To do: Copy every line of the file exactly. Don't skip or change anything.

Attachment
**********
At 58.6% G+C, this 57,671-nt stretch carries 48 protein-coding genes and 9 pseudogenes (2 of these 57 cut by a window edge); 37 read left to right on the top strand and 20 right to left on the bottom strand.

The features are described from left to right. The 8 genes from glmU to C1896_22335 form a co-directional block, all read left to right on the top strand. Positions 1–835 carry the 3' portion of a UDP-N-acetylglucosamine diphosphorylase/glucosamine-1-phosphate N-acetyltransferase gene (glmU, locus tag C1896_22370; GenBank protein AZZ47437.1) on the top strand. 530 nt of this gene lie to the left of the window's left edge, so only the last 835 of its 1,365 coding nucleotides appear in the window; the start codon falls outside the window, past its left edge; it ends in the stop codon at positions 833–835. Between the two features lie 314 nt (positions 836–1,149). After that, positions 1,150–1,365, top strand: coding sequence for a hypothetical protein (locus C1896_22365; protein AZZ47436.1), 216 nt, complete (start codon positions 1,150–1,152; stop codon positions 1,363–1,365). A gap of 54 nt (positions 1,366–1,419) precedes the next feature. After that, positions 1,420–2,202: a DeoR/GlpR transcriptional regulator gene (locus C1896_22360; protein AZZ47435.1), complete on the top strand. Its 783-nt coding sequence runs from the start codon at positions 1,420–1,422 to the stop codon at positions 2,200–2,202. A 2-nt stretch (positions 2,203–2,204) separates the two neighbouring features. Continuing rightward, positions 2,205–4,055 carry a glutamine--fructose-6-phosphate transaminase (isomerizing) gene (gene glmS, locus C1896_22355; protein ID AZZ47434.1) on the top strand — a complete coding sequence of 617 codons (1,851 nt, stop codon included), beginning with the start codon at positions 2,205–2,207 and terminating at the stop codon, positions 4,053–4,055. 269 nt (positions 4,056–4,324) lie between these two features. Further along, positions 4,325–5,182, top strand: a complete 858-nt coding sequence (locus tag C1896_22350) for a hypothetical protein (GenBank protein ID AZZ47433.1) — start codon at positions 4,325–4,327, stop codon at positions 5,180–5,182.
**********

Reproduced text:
At 58.6% G+C, this 57,671-nt stretch carries 48 protein-coding genes and 9 pseudogenes (2 of these 57 cut by a window edge); 37 read left to right on the top strand and 20 right to left on the bottom strand.

The features are described from left to right. The 8 genes from glmU to C1896_22335 form a co-directional block, all read left to right on the top strand. Positions 1–835 carry the 3' portion of a UDP-N-acetylglucosamine diphosphorylase/glucosamine-1-phosphate N-acetyltransferase gene (glmU, locus tag C1896_22370; GenBank protein AZZ47437.1) on the top strand. 530 nt of this gene lie to the left of the window's left edge, so only the last 835 of its 1,365 coding nucleotides appear in the window; the start codon falls outside the window, past its left edge; it ends in the stop codon at positions 833–835. Between the two features lie 314 nt (positions 836–1,149). After that, positions 1,150–1,365, top strand: coding sequence for a hypothetical protein (locus C1896_22365; protein AZZ47436.1), 216 nt, complete (start codon positions 1,150–1,152; stop codon positions 1,363–1,365). A gap of 54 nt (positions 1,366–1,419) precedes the next feature. After that, positions 1,420–2,202: a DeoR/GlpR transcriptional regulator gene (locus C1896_22360; protein AZZ47435.1), complete on the top strand. Its 783-nt coding sequence runs from the start codon at positions 1,420–1,422 to the stop codon at positions 2,200–2,202. A 2-nt stretch (positions 2,203–2,204) separates the two neighbouring features. Continuing rightward, positions 2,205–4,055 carry a glutamine--fructose-6-phosphate transaminase (isomerizing) gene (gene glmS, locus C1896_22355; protein ID AZZ47434.1) on the top strand — a complete coding sequence of 617 codons (1,851 nt, stop codon included), beginning with the start codon at positions 2,205–2,207 and terminating at the stop codon, positions 4,053–4,055. 269 nt (positions 4,056–4,324) lie between these two features. Further along, positions 4,325–5,182, top strand: a complete 858-nt coding sequence (locus tag C1896_22350) for a hypothetical protein (GenBank protein ID AZZ47433.1) — start codon at positions 4,325–4,327, stop codon at positions 5,180–5,182.